Tensions between Ukraine and Russia increased this week ahead of both Ukraine’s Independence Day and the six-month anniversary of the start of Russia’s invasion.
Ukrainians are concerned about a Russian attack on civilian targets ahead of the nation’s Independence Day. Ukraine separated from the former Soviet Union in 1991. It celebrates the holiday on August 24.
In the capital city of Kyiv, military leaders banned large events celebrating the holiday until Thursday. They are concerned about an attack during both the Independence Day holiday and the six-month anniversary of Russia’s invasion, which is also August 24.
Vlad Mudrak is a 26-year-old living in Kyiv. He said he understands the restrictions. “Our country is having a very hard time,” he said, “and we need to be careful.”
In addition to a ban on public events, Kyiv city leaders have asked people to work from their homes when possible. They are saying to take any attack warnings they hear seriously.
Ukraine’s leader Volodymyr Zelenskyy said any attacks by Russia during the holiday would be met with a strong response. He also said Ukraine would continue to push to reunify Crimea, a region taken over by Russia in 2014.
In a conversation with leaders and international agencies working in support of Ukraine, Zelenskyy said, “It is necessary to liberate Crimea.”
The acting prime minister of Italy, Mario Draghi, told the group that his country would continue to support Ukraine. Draghi said, “We are with you in your fight to resist Russia’s invasion.”
The United States has warned any American citizens still in Ukraine to leave as soon as possible due to concerns about an attack. On Monday, the U.S. State Department said it recently received information that Russia planned to increase attacks on non-military targets.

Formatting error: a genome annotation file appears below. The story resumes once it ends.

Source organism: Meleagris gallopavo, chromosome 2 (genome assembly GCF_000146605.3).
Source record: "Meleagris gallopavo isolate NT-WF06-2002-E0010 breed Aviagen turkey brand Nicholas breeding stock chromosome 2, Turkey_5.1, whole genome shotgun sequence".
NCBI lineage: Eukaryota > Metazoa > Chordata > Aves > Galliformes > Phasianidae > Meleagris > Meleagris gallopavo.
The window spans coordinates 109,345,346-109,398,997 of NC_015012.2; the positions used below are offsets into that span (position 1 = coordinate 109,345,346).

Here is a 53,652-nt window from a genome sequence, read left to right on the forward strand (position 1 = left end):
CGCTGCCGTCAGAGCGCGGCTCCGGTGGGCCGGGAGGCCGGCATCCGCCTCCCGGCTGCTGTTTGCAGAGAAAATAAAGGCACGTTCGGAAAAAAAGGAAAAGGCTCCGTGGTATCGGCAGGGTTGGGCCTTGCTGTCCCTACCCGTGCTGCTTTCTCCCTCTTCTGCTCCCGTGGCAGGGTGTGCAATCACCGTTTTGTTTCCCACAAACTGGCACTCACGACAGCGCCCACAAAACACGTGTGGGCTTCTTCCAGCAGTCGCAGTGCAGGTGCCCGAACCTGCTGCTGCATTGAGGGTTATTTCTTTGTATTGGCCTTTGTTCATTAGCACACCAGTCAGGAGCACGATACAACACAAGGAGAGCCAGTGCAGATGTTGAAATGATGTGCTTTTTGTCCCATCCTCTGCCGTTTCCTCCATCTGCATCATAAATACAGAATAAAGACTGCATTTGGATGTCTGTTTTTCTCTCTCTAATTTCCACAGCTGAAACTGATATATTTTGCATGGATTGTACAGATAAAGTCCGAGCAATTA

Tensions between leaders in Moscow and Kyiv are higher than usual this week for other reasons, as well.
Russia says Ukraine is responsible for the death of Darya Dugina, the daughter of an ally of Russian President Vladimir Putin. Dugina was killed by a car bomb last weekend. Her father, Alexander Dugin, is a well-known political writer who has supported Russia’s invasion of Ukraine.
Hundreds of people gathered to remember Dugina on Tuesday at a memorial service. Observers say that she may have been killed by mistake and that her father was the true target of the bomb.
Ukrainian leaders say they were not responsible for the attack.
As Russia’s war in Ukraine reaches its sixth month, the international community continues to keep an eye on the Zaporizhzhia nuclear plant in southeastern Ukraine. Leaders of the United States, France, Germany and Great Britain recently met to discuss their concerns about the nuclear energy production center and the fighting going on nearby. They urged United Nations officials to visit the plant.
The nearby fighting has many people worried about a possible release of dangerous radiation. The plant is under Russian control but continues to be operated by Ukrainian workers.
One major concern is that nearby fighting could result in electricity being cut, which might prevent the nuclear plant from operating normally.
I’m Dan Friedell.
Dan Friedell adapted this story for VOA Learning English based on reports by the Associated Press and Reuters.
Words in This Story
alert–n. the state of being ready for something, such as an attack
tension –n. a feeling of nervousness that makes it hard to relax, a feeling of anger between two groups
radiation –n. a type of powerful energy that can be dangerous, produced by radioactive substances and nuclear reactions
response –n. something done as a reaction to something else
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